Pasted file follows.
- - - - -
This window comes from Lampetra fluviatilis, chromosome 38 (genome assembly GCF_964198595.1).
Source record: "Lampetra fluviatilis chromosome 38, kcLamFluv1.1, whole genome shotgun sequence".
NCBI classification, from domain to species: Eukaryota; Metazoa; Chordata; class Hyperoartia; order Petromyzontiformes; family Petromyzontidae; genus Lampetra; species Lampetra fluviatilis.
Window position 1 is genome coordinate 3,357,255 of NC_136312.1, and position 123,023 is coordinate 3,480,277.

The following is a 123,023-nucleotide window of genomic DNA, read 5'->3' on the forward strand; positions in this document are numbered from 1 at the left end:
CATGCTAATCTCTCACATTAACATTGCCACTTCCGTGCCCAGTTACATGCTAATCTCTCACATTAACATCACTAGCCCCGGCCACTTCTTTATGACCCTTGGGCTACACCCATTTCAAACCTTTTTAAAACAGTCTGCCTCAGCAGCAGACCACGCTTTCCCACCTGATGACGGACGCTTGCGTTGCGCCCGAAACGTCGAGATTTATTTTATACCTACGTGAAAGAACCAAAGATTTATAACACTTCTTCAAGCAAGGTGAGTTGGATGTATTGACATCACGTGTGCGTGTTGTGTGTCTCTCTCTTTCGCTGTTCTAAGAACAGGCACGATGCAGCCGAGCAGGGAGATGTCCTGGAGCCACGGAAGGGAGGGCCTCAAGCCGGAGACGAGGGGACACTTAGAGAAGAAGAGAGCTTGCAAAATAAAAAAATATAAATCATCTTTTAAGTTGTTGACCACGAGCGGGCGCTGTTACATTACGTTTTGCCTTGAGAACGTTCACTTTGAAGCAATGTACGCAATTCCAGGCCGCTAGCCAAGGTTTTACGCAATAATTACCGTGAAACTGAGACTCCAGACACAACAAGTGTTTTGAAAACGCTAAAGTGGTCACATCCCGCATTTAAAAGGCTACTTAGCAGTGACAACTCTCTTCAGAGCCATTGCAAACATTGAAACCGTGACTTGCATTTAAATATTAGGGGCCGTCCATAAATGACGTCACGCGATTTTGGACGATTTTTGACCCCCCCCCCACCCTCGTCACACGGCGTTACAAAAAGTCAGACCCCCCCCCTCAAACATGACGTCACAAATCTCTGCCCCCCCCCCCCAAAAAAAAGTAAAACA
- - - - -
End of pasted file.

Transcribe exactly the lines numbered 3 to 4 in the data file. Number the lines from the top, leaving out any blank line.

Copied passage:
NCBI classification, from domain to species: Eukaryota; Metazoa; Chordata; class Hyperoartia; order Petromyzontiformes; family Petromyzontidae; genus Lampetra; species Lampetra fluviatilis.
Window position 1 is genome coordinate 3,357,255 of NC_136312.1, and position 123,023 is coordinate 3,480,277.